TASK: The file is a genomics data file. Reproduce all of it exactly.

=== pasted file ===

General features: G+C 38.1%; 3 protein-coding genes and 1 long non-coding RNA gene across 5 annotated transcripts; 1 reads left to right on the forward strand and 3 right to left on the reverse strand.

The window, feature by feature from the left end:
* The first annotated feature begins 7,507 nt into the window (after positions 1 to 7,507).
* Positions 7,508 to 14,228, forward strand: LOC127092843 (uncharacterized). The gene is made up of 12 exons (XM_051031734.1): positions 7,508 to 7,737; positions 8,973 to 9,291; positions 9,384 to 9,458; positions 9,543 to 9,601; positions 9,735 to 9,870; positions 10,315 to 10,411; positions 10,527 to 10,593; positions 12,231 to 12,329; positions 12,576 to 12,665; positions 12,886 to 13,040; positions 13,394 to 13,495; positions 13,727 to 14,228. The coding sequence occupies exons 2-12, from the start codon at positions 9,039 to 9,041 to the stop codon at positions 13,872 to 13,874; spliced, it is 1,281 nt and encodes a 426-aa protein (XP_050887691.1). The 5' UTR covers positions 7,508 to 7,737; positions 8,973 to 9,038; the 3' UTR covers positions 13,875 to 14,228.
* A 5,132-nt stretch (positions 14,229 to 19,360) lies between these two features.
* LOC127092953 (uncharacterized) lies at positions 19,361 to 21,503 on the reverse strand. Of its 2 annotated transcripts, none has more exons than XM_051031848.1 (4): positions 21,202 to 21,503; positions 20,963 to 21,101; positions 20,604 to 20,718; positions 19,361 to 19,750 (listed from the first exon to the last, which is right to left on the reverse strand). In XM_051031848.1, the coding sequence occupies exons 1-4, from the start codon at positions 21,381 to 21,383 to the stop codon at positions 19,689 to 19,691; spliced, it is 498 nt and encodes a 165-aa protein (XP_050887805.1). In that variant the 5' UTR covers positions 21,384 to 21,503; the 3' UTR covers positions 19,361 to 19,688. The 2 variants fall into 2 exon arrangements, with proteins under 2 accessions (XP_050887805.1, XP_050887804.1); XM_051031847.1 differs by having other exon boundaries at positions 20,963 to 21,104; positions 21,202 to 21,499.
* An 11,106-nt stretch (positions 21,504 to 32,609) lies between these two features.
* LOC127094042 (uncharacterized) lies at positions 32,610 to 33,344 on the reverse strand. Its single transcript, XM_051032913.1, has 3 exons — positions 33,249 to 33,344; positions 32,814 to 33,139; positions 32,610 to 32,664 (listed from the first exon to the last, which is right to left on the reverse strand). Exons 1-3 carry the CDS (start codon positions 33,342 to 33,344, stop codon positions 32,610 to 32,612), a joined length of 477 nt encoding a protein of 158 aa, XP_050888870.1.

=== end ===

General features: G+C 38.1%; 3 protein-coding genes and 1 long non-coding RNA gene across 5 annotated transcripts; 1 reads left to right on the forward strand and 3 right to left on the reverse strand.

The window, feature by feature from the left end:
* The first annotated feature begins 7,507 nt into the window (after positions 1 to 7,507).
* Positions 7,508 to 14,228, forward strand: LOC127092843 (uncharacterized). The gene is made up of 12 exons (XM_051031734.1): positions 7,508 to 7,737; positions 8,973 to 9,291; positions 9,384 to 9,458; positions 9,543 to 9,601; positions 9,735 to 9,870; positions 10,315 to 10,411; positions 10,527 to 10,593; positions 12,231 to 12,329; positions 12,576 to 12,665; positions 12,886 to 13,040; positions 13,394 to 13,495; positions 13,727 to 14,228. The coding sequence occupies exons 2-12, from the start codon at positions 9,039 to 9,041 to the stop codon at positions 13,872 to 13,874; spliced, it is 1,281 nt and encodes a 426-aa protein (XP_050887691.1). The 5' UTR covers positions 7,508 to 7,737; positions 8,973 to 9,038; the 3' UTR covers positions 13,875 to 14,228.
* A 5,132-nt stretch (positions 14,229 to 19,360) lies between these two features.
* LOC127092953 (uncharacterized) lies at positions 19,361 to 21,503 on the reverse strand. Of its 2 annotated transcripts, none has more exons than XM_051031848.1 (4): positions 21,202 to 21,503; positions 20,963 to 21,101; positions 20,604 to 20,718; positions 19,361 to 19,750 (listed from the first exon to the last, which is right to left on the reverse strand). In XM_051031848.1, the coding sequence occupies exons 1-4, from the start codon at positions 21,381 to 21,383 to the stop codon at positions 19,689 to 19,691; spliced, it is 498 nt and encodes a 165-aa protein (XP_050887805.1). In that variant the 5' UTR covers positions 21,384 to 21,503; the 3' UTR covers positions 19,361 to 19,688. The 2 variants fall into 2 exon arrangements, with proteins under 2 accessions (XP_050887805.1, XP_050887804.1); XM_051031847.1 differs by having other exon boundaries at positions 20,963 to 21,104; positions 21,202 to 21,499.
* An 11,106-nt stretch (positions 21,504 to 32,609) lies between these two features.
* LOC127094042 (uncharacterized) lies at positions 32,610 to 33,344 on the reverse strand. Its single transcript, XM_051032913.1, has 3 exons — positions 33,249 to 33,344; positions 32,814 to 33,139; positions 32,610 to 32,664 (listed from the first exon to the last, which is right to left on the reverse strand). Exons 1-3 carry the CDS (start codon positions 33,342 to 33,344, stop codon positions 32,610 to 32,612), a joined length of 477 nt encoding a protein of 158 aa, XP_050888870.1.